Review and photos – Warpaint at the Biltmore Cabaret, March 19 2011
– review by Ria Nevada/photos by Ashley Tanasiychuk
Another “Sold Out” sign marked the door of the Biltmore Cabaret last night for Warpaint‘s second show at the venue in two years. In 2009, they attracted a hefty following in Vancouver while opening for School of Seven Bells. Their legion of fans seemed to multiply like rabbits since the release of their first LP, The Fool, and the intimate room just couldn’t accommodate all the hipsters hoping to get in at the last minute.
I squeezed in just as openers PVT (formerly Pivot, the vowels were later deemed unnecessary) were struggling through a rather lengthy sound check, causing them to rush through their time slot. The Australian three-piece arrived in North America just a few days earlier, and will be attached to Warpaint’s hip as they tour together for the next two months. [New York State-based Family Band opened the evening.]
The experimental-garage group, consisting of brothers Richard and Laurence Pike and close friend Dave Miller, jolted the crowd with thrusting electronic numbers like “Church With No Magic”, a favourite on music blogs. With an unshakable beat, “Window” seemed to get the best reaction from the audience, finally causing a modicum of movement on the dancefloor.Â For the most part, people appeared entranced by PVT’s darker and more lateral compositions, creating a pensive air in the den-like space.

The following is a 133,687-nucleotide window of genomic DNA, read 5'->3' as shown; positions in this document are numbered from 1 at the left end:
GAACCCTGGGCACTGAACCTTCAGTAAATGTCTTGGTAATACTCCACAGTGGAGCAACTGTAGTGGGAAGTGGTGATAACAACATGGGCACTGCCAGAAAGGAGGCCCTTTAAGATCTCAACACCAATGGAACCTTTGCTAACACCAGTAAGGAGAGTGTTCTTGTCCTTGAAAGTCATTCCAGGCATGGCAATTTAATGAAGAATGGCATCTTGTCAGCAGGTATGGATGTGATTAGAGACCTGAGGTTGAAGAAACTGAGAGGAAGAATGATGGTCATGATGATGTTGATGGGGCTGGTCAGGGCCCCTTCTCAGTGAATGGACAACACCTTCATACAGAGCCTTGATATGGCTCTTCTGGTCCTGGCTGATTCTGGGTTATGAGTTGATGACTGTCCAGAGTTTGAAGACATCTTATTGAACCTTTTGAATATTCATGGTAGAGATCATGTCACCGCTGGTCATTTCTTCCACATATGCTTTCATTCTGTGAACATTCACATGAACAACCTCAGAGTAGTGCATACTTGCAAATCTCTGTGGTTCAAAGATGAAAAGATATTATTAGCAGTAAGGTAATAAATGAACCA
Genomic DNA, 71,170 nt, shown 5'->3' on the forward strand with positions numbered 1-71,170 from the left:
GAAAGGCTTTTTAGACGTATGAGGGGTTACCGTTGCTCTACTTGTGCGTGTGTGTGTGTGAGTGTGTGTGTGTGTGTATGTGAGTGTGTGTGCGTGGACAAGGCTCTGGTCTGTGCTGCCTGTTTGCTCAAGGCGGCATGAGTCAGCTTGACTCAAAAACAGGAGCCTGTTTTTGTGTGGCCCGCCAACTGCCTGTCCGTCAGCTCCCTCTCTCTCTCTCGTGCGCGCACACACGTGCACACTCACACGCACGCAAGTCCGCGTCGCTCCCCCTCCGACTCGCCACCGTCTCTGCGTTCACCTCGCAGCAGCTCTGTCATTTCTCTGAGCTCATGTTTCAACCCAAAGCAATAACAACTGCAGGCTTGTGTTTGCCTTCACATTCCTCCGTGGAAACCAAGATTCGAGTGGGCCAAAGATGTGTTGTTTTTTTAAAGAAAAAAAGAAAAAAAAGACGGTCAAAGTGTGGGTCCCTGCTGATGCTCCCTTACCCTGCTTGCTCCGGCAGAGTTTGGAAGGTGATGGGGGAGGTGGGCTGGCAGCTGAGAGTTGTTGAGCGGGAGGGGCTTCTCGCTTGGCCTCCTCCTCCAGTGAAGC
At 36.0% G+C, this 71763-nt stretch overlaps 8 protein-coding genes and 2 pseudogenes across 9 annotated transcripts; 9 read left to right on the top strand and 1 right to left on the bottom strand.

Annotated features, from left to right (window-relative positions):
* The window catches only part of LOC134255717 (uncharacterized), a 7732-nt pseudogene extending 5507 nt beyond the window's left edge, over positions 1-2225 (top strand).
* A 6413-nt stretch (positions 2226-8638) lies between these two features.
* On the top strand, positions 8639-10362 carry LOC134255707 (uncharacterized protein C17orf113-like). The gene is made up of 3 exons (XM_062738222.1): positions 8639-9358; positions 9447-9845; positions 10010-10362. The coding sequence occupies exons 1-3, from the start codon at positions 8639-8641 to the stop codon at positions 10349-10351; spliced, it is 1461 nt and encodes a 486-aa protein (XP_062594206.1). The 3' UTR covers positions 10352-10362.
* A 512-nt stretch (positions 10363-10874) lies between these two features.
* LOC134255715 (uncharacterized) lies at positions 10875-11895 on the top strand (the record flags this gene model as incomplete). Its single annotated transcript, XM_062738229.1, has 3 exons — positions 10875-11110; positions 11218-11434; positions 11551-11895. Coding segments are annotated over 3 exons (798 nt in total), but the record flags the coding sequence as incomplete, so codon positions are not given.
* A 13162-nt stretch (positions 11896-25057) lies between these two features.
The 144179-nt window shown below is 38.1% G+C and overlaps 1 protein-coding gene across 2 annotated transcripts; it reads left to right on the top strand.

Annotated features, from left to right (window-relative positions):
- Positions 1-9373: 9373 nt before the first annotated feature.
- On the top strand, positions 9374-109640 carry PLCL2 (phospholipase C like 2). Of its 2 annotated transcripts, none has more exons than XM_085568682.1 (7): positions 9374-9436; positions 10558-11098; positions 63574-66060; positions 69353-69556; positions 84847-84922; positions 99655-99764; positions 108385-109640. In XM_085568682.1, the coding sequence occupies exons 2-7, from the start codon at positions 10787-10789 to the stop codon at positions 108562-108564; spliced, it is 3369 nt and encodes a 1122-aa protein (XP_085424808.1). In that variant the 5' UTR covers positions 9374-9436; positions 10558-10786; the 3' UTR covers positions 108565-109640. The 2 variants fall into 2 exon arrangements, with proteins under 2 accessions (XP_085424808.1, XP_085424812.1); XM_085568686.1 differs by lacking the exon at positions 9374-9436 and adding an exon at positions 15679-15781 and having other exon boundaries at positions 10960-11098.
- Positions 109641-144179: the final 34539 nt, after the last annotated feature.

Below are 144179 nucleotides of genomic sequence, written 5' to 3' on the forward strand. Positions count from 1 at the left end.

Nineties West Coast hip-hop blasted through speakers as Warpaint prepared for their turn on stage, lightening the atmosphere of the show. Apart from their California roots, the band couldn’t be any more different from the likes of Snoop Dogg and Tupac.
Beginning with abstract tunes like “Set Your Arms Down” and “Warpaint”, the all-female group were more in line with art-rock bands like Life Without Buildings and Blonde Redhead. The youthful and soothing tone of vocalists and guitarists Emily Kokal and Theresa Wayman were extremely alluring on “Shadows” and “Undertow”, both the night’s biggest crowd-pleasers.
Drummer Stella Mozgawa and bassist Jenny Lee Lindberg picked up the energy on “Composure”, a progressive and poetic number that showcased the girls’ technical abilities. However, the most impressive point in the evening came when Warpaint busted out “Billie Holiday”. The group actually composed the track in Deep Cove when they stayed in town for a few months with ex-drummer Shannyn Sossamon (star of films like A Knight’s Tale and 40 Days and 40 Nights) while she was working on a horror film.
Sampling the lyrics from Smokey Robinson‘s “My Guy”, the group took the pop melody in a more complex and downbeat direction, making for one of the most surprising covers you’ll ever come across. Their spin on the 60’s R&B favourite was complete evidence of the intelligent and fearless approach Warpaint has with their music. I’m looking forward to the musical twists and turns they take as their career progresses.
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